Macbeth Literary Criticism

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  • 0:02 Background on ''Macbeth''
  • 1:19 A.C. Bradley's Interpretation
  • 2:20 Cleanth Brooks'…
  • 3:37 Janet Adelman's…
  • 4:59 Lesson Summary
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Lesson Transcript
Instructor: David Boyles

David has a Master's in English literature and is completing a Ph.D. He has taught college English for 6 years.

Like all of Shakespeare's plays, 'Macbeth' has intrigued generations of literary critics. This lesson will examine some of the most popular critical approaches to the play.

Background on Macbeth

Shakespeare's Macbeth is one of his darkest and oddest plays. While none of Shakespeare's great tragedies can be called cheery, Macbeth is distinguished even from those other plays by an underlying bleakness and by its interest in dark, supernatural forces. Like all of Shakespeare's great plays, Macbeth has fascinated literary critics for centuries. These critics have tried to make sense of the play's messy plot, supernatural elements, shocking violence, and unforgettable characters like Macbeth and Lady Macbeth.

So what exactly is literary criticism? Simply put, literary criticism is a reader trying to make sense of a work of literature through analysis, interpretation, and appreciation. Literary criticism usually appears in writing, in the form of critical essays or books, but whenever a group of readers discusses their reaction to a play or book, they, too, are doing literary criticism.

It's best to think of literary criticism not as a key to unlocking the mysteries of a play, but instead as an ongoing conversation among readers who all add to the understanding of the play, by adding their own analysis and opinions. In this lesson, we'll look at three of the most influential critics of Macbeth and what they added to the conversation about the play.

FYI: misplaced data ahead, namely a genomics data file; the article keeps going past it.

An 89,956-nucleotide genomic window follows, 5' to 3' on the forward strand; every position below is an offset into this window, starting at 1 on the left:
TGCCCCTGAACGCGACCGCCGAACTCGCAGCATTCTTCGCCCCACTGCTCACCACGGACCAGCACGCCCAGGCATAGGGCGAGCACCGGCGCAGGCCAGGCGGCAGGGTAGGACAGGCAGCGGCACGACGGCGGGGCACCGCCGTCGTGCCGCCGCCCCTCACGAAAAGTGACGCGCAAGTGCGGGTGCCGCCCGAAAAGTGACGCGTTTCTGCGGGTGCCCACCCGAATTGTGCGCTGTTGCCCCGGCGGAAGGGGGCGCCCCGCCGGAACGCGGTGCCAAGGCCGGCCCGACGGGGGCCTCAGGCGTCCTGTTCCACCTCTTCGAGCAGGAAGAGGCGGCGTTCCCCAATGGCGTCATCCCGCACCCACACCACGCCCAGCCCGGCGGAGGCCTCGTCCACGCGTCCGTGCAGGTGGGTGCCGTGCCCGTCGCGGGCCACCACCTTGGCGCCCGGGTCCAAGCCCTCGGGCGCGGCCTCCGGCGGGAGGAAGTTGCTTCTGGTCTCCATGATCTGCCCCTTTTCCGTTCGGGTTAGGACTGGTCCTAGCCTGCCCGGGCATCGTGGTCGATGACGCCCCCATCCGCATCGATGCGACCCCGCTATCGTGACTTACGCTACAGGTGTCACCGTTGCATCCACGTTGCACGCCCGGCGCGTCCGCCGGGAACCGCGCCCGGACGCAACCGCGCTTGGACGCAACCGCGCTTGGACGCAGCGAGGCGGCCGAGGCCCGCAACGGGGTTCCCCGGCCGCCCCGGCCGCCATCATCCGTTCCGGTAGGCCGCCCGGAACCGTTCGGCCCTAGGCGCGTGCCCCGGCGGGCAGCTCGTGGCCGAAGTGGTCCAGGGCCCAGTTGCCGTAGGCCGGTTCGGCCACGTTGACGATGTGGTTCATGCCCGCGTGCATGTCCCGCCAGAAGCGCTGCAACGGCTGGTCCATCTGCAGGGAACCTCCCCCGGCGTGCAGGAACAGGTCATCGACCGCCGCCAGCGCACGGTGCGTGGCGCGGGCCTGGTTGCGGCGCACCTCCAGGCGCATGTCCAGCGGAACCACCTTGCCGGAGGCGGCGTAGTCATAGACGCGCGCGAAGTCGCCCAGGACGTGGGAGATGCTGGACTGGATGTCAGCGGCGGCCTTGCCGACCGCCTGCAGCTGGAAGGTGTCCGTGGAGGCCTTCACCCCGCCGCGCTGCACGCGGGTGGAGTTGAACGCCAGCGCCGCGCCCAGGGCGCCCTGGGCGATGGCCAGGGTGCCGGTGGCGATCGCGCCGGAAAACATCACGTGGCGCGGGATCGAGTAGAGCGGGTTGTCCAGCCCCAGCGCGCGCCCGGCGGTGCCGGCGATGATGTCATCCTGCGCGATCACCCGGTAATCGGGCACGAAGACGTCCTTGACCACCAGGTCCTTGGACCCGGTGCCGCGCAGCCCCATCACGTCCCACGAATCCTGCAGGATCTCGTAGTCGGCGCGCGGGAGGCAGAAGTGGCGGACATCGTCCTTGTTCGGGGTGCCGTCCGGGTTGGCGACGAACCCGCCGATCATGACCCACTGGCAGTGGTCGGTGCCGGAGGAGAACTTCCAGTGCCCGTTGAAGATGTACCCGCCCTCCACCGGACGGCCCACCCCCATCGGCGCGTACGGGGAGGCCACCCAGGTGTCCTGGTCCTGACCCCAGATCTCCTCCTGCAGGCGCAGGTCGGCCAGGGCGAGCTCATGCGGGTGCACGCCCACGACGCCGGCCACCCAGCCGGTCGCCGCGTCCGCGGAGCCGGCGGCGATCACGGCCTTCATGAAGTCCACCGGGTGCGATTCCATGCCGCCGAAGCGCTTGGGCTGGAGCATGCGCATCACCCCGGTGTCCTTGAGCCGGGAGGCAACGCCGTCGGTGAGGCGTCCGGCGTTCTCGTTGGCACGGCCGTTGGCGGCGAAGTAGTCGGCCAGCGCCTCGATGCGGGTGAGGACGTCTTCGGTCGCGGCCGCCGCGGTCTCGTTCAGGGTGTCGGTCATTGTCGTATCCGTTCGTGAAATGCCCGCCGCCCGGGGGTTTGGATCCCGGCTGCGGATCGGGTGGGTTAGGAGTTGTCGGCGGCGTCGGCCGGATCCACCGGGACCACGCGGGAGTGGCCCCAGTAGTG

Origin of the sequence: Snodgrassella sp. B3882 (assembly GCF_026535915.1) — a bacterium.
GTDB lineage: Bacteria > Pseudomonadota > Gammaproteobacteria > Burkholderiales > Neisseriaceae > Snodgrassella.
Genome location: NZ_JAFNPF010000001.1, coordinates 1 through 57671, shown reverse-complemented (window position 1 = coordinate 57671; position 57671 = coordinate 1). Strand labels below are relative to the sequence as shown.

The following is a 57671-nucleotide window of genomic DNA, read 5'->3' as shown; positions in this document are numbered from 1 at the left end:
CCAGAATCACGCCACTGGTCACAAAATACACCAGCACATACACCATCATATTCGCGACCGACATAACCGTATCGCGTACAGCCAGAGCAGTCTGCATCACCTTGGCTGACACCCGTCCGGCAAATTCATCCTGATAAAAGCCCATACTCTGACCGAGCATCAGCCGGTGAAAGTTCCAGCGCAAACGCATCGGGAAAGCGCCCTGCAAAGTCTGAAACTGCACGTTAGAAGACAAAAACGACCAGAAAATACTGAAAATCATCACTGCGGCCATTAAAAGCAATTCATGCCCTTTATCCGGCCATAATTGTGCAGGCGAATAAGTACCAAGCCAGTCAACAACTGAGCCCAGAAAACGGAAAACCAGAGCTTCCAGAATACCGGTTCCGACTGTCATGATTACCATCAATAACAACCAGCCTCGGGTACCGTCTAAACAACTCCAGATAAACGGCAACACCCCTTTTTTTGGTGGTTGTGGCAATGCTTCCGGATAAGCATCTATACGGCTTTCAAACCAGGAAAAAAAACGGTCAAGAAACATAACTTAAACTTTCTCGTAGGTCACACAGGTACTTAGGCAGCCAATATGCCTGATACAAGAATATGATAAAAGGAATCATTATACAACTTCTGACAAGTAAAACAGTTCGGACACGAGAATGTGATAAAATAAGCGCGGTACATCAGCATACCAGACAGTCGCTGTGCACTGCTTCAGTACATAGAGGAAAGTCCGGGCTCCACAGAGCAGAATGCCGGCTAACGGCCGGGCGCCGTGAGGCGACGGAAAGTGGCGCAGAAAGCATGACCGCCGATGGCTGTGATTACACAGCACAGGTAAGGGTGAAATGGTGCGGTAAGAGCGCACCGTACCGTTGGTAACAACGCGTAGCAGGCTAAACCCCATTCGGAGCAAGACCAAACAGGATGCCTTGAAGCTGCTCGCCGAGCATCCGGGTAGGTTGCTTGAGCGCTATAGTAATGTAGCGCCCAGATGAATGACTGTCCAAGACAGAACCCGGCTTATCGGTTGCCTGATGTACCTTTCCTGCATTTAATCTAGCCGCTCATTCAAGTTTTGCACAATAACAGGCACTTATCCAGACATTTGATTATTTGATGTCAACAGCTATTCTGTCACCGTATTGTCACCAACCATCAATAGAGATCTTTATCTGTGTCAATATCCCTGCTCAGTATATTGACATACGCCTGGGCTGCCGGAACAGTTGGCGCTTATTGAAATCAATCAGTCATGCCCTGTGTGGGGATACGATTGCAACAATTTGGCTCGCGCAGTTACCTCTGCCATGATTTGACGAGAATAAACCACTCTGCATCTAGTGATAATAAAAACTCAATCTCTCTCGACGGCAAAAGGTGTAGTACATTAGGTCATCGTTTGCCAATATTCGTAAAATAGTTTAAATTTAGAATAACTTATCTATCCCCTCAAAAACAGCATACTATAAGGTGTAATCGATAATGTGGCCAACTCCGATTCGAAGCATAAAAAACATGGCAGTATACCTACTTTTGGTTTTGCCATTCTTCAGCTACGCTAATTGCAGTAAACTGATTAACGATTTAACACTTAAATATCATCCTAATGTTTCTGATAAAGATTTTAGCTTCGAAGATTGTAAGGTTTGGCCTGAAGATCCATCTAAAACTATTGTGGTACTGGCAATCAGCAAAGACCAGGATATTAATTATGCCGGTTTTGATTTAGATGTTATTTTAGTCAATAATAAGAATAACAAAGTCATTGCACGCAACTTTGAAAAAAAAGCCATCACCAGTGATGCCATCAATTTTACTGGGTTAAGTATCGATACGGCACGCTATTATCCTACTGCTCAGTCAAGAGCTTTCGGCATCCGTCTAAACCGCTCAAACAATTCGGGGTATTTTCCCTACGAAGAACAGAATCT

A.C. Bradley's Interpretation of Macbeth

One of the most important critics of Macbeth in the twentieth century was Oxford professor A.C. Bradley. Bradley's book Shakespearean Tragedy, a collection of lectures on Macbeth, Hamlet, Othello, and King Lear, helped to establish those four plays as the definitive Shakespearean tragedies after it was published in 1904.

Bradley was interested in the character and personality of Shakespeare's characters. He popularized the idea that the heroes of the four tragedies were all undone by a tragic flaw, or a certain deficit of character that leads to their downfall. Bradley argued that Macbeth's tragic flaw was ambition, as his lust for power, egged on by Lady Macbeth, is what leads him to kill King Duncan and set in to motion all of the other tragic events of the play. Though Bradley is thought of as an old-fashioned by many modern Shakespeare readers, his ideas had a huge impact on interpretation of the play, as many people today still see it primarily as a play about ambition.

Cleanth Brooks' Interpretation of Macbeth

Harvard professor Cleanth Brooks was one of the major proponents of new criticism, an approach that was popular in the mid-twentieth century and argued that earlier critics like Bradley tended to look at Shakespeare's characters as real people and not as fictional works of literature. New critics examined poems and plays as self-contained works of art, highlighting the writer's use of literary devices such as symbolism, metaphor, and irony.

In his essay 'The Naked Babe and the Cloak of Manliness,' included his book of criticism The Well-Wrought Urn, Brooks looks particularly at Shakespeare's use of symbolism, or the use of an object to represent an idea or emotion. Brooks argues that an important symbol in the play is clothing, which is used in various ways to represent the idea that Macbeth is disguising himself in the stolen clothes of King Duncan.

One line in particular Brooks analyzes is when Macbeth describes the daggers used to kill Duncan as 'unmannerly breeched with gore.' Macbeth is comparing the two daggers to men's legs, wearing only their 'breeches' (or underwear). But these breeches are made of 'gore' or blood. Brooks shows how this symbolism of clothing repeats itself throughout the play.

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